Carbide core drill bits typically comprise a stainless steel body with tungsten carbide teeth, although some high-performance models are solid tungsten carbide. Carbide bits are the least expensive of the two options. They are generally durable and long-lasting, suitable for cutting holes into masonry materials from tile to concrete. However, carbide bits struggle against steel elements such as rebar. Grinding and repeated impacts on rebar tend to accelerate your carbide bit’s wear and may even chip or break it. Additionally, the holes produced by a carbide bit may not be as clean as a diamond bit. If you don’t need to cut clean holes and do not need to cut through rebar, steel, or other hard metals, a carbide core bit is a highly cost-effective solution.
Diamond core drill bits
At first glance, diamond core drill bits look similar to their carbide counterparts and may even feature bodies made of the same materials. The critical difference is in the tip: Diamond powder is embedded in each tooth, allowing a rotating diamond bit to grind through working surfaces with ease. Diamond bits are the more expensive option, but they offer numerous advantages. The diamonds’ unmatched hardness allows diamond bits to create cleaner, more visually appealing cuts. They also have no issues drilling through hard materials, such as steel or rebar.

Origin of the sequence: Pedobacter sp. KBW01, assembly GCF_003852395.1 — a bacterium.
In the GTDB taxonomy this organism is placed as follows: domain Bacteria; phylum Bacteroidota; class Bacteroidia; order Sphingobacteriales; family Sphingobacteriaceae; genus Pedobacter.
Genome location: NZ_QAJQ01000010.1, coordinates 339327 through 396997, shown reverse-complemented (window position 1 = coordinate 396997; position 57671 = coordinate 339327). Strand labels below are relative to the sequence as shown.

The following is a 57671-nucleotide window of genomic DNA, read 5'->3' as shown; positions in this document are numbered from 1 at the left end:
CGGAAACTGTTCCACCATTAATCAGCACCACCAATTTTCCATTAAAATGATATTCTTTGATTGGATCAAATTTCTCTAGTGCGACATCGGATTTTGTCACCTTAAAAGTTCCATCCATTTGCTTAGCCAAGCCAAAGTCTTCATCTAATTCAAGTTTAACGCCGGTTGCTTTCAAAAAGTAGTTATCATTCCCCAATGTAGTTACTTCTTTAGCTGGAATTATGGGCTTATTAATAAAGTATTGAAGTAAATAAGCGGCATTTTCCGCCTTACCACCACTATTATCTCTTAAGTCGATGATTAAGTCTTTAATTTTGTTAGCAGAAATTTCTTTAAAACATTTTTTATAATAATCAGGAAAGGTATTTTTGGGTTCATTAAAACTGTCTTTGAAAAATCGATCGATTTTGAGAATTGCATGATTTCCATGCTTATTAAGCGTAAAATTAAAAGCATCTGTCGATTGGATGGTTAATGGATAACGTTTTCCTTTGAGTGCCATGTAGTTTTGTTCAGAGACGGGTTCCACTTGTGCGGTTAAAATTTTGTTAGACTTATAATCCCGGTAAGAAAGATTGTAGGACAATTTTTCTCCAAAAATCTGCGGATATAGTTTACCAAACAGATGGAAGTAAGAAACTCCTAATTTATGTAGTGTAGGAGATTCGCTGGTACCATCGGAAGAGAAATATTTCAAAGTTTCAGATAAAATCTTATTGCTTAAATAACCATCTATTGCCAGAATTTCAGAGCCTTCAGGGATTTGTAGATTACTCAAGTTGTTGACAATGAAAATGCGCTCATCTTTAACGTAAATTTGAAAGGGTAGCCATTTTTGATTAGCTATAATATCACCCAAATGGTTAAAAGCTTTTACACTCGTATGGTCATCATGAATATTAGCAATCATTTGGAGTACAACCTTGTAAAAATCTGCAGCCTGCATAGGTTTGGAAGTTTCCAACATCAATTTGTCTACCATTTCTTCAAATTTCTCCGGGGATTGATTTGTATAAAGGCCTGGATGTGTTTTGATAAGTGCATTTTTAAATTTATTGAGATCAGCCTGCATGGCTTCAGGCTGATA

Although they are highly durable and capable of cutting through more materials, the tradeoff is the heat they can generate. Continuous drilling through hard surfaces can rapidly heat up a diamond core bit. If allowed to heat up too much, they may warp or partially melt over the diamonds, significantly reducing their cutting effectiveness. At that point, your bit requires redressing or re-tipping to bring the diamonds back out. There are two subtypes of diamond bits:
- Dry cut bits: Dry cut models are used as-is, with no specific cooling system. They are primarily intended for indoor projects, using short bursts. If the bit gets too hot, it should be pulled out of the hole and allowed to cool down naturally in the air.
- Wet cut bits: Wet cut models are intended for use with a drill equipped with a water-cooling system. The water jet allows the bit to accumulate heat more slowly, letting you make longer cuts. Due to the water jets, wet cutting is best suited for outdoor projects.
What Tools Do I Need?
There are two categories of core drilling tools: Dedicated core drills and power drills. A dedicated core drill is intended explicitly for core drilling. These tools are typically more powerful, durable, and efficient than power drills. However, they are single-purpose tools that you cannot use for any other application. Power drills used for core drilling require you to slot a compatible arbor, then attach the drill bit to the arbor. If you intend to use this solution, ensure your power drill meets the following criteria:
- Rotary action drill, or hammer/SDS drill with a Rotary Only mode (you can use a hammer drill, but the hammer-action mode accelerates bit wear and tear)